Inserting images with alt text to compile for epub/html?

I’m working on a series of tutorials about web accessibility. Each tutorial will include several images throughout the text, typically screenshots. The content prepared in Scrivener will be compiled to HTML to be used on the website, and also compiled to ePub for people to access offline. I typically create content using Markdown, but am open to other suggestions.

What I need to know is how to insert images, and ensure that I can add alternate text for these images, which will carry over once the content is compiled. I’ve been looking through the forum and online writings about Scrivener and I’m not seeing this anywhere.

Any suggestion would be greatly appreciated.

As a follow up - I ought to point out that I tried the following:

  • Adding the HTML img tag with the alt attribute. This is rendered with correct tags in HTML. The image is not rendered when compiling to epub.
  • Using MultiMarkDown image format. This is rendered with the figure tag around the the image tag in HTML. The image is not rendered when compiling to epub.
  • Using the <$img:image-name-path;> tag format. Does not render in either HTML or epub, whether I use an image in the project or refer to an image on my hard drive outside the project.
  • Dragging an image directly into my document. This renders in both HTML and epub. With alt text defaulting to “image” and no obvious way on how to include custom alternate text, or leave the alt attribute with an empty value if the image is decorative.

I feel I’m missing something here, but I can’t put my finger on it. Surely there’s a way to include images that can be rendered both when compiling to epub or compiling multimarkdown to html, and lets us add alternate text?

I have the same issue. Did you ever find a solution to add alt text?

What’s meant by “alt text”, @vavroom? What’s the purpose of it, and what would it look like? Do you mean you want two compile options, one with the image and the other with the alternative text?

alt text is “alternate text”. it is an attribute in HTML for when you are inserting an image in an HTML document or web page, you can describe the image for people who are blind and rely on assistive technologies that “reads the screen” for them.

Because I’m using Scrivener and MultiMarkDown for all my content creation, including compiling to web or to epub, I need to be able to plan for the images I’m using to have alternate text.

The final markup in HTML might look like:

<img src="some-image.png" alt="Clear and concise description of the image">

But I need to be able to write that in multimarkdown in my Scrivener and have the app compile the information appropriately.

It’s a “description” or “caption”, then. “alt” doesn’t mean anything outside of the weird HTML notation.

It’s not as easy as that :). Even without harping on why accessible digital materials are good digital materials, KDP states:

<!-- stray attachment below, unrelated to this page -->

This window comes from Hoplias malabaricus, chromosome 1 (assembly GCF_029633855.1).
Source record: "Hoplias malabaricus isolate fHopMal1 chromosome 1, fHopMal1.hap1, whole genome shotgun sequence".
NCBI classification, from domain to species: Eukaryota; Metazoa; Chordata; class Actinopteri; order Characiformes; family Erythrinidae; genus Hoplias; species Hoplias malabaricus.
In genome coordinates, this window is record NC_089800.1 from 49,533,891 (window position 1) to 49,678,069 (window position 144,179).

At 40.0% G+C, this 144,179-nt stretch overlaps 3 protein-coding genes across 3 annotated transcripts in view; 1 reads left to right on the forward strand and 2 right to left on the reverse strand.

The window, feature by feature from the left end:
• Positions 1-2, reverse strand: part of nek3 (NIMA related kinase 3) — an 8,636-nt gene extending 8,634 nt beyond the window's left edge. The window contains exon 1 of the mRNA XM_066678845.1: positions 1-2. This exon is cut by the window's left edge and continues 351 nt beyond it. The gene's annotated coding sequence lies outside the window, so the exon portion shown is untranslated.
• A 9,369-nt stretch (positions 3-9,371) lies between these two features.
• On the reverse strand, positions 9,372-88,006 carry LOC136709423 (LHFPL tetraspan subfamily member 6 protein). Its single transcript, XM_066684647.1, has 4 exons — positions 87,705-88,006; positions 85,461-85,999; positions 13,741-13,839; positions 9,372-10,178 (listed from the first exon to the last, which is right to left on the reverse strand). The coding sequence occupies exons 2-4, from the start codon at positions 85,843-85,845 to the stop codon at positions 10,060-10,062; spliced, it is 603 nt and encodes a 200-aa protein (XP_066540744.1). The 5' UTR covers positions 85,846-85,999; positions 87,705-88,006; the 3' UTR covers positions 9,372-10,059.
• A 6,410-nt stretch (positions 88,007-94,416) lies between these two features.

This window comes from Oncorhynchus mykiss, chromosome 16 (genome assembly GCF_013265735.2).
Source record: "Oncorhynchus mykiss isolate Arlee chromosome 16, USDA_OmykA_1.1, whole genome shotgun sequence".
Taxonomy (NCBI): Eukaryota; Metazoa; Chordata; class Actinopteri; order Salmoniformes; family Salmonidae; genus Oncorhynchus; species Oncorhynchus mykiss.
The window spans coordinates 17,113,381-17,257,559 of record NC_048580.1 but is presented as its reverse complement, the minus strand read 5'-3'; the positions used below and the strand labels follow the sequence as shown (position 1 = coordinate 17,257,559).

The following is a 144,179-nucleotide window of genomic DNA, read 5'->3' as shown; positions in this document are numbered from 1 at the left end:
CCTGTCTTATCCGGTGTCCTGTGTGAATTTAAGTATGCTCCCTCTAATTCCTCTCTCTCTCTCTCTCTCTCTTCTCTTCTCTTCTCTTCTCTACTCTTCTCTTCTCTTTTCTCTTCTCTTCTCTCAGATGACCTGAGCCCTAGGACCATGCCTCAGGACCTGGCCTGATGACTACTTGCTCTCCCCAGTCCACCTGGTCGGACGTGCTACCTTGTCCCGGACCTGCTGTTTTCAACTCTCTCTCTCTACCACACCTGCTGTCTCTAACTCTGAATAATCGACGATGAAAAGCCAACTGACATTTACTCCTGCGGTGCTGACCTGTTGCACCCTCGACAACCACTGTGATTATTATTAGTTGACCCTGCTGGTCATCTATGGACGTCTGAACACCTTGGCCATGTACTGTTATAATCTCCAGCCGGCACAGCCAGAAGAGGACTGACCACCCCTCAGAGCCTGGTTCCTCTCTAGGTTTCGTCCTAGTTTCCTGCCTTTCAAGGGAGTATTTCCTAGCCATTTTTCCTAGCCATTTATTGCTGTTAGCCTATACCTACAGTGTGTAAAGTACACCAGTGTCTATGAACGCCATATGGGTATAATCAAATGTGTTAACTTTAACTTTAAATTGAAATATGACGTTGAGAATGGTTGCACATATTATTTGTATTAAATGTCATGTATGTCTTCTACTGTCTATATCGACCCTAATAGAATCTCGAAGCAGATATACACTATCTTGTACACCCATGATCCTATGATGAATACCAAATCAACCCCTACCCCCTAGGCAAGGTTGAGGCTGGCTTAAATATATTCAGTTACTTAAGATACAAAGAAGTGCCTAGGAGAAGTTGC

Accessibility: For accessibility, all images must have text in the alt attribute in the HTML tag. For decorative images, set alt = “” or role = “presentation” in the image tag so that it can be ignored by assistive technology. Alt text should be short, concise and specific. Alt text should provide a description of the image and it’s meaning in context as appropriate. For linked images, provide the purpose of the link rather than description of the image in alt text.

https://kdp.amazon.com/en_US/help/topic/G75V4YX5X8GRGXWV

It’s a bit disappointing that you cant do this in Scrivener … Accessibility in digital media is a topic since 2005 and not just yesterday … :(.

Have a look at this post; although the macOS text system limits what Scrivener can do directly, Ioa wrote up instructions a while back and provided a sample project to demonstrate a way to add alt text to ebook images:

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Thank you! I think the way to go is to add the alt text in the raw HTML. I have looked into Sigil and Calibre before and I might give it another go … but at this stage only if KDP’s quality control rejects the epub as it is now and the Kindle preview app doesn’t seem to mind :)! I also added a wish list item to allow meta data for images at some time in the future.

Can macOS Scrivener (or TextEdit or any Markdown editor) and Marked 2 get around this?

# heading 1
Blah-de-blah
## heading 2

![Engelbart Caption](https://history-computer.com/ModernComputer/Basis/images/Engelbart.jpg "Alt Text Description")

Here is some more text.

Well, no. It’s not a caption - a caption is something entirely different. And while a “description” might be a way to describe this, I used the correct vocabulary. I’m looking for a way to implement alt text in the image element in HTML, from Scrivener MMD.

I use the term “alt text” because that’s what I need.

A caption, in HTML, isn’t processed the same way as alt text by screen readers.

I’m sorry if my use of technical accessibility terms isn’t matching your expectations, but as a guy who has worked in the field of digital accessibility for 25 years, I’m going to use the correct terminology.

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Brilliant, thank you.